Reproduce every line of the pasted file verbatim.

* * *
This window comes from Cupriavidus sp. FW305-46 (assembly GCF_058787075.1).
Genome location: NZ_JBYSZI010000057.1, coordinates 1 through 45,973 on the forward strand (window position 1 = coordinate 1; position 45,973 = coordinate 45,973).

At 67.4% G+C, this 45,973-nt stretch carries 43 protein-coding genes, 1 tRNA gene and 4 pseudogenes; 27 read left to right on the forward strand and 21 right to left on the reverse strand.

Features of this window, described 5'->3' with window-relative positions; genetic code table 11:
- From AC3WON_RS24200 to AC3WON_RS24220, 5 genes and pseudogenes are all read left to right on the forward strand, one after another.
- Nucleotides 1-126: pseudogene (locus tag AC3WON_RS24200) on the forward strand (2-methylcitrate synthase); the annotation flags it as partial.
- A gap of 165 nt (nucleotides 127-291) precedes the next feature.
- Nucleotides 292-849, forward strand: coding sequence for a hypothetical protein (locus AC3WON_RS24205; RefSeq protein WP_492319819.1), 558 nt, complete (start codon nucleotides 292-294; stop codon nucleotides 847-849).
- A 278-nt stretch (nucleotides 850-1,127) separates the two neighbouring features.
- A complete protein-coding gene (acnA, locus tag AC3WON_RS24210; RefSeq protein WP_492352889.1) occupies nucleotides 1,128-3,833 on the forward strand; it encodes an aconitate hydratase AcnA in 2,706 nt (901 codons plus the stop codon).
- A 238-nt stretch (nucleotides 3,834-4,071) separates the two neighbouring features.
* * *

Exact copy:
This window comes from Cupriavidus sp. FW305-46 (assembly GCF_058787075.1).
Genome location: NZ_JBYSZI010000057.1, coordinates 1 through 45,973 on the forward strand (window position 1 = coordinate 1; position 45,973 = coordinate 45,973).

At 67.4% G+C, this 45,973-nt stretch carries 43 protein-coding genes, 1 tRNA gene and 4 pseudogenes; 27 read left to right on the forward strand and 21 right to left on the reverse strand.

Features of this window, described 5'->3' with window-relative positions; genetic code table 11:
- From AC3WON_RS24200 to AC3WON_RS24220, 5 genes and pseudogenes are all read left to right on the forward strand, one after another.
- Nucleotides 1-126: pseudogene (locus tag AC3WON_RS24200) on the forward strand (2-methylcitrate synthase); the annotation flags it as partial.
- A gap of 165 nt (nucleotides 127-291) precedes the next feature.
- Nucleotides 292-849, forward strand: coding sequence for a hypothetical protein (locus AC3WON_RS24205; RefSeq protein WP_492319819.1), 558 nt, complete (start codon nucleotides 292-294; stop codon nucleotides 847-849).
- A 278-nt stretch (nucleotides 850-1,127) separates the two neighbouring features.
- A complete protein-coding gene (acnA, locus tag AC3WON_RS24210; RefSeq protein WP_492352889.1) occupies nucleotides 1,128-3,833 on the forward strand; it encodes an aconitate hydratase AcnA in 2,706 nt (901 codons plus the stop codon).
- A 238-nt stretch (nucleotides 3,834-4,071) separates the two neighbouring features.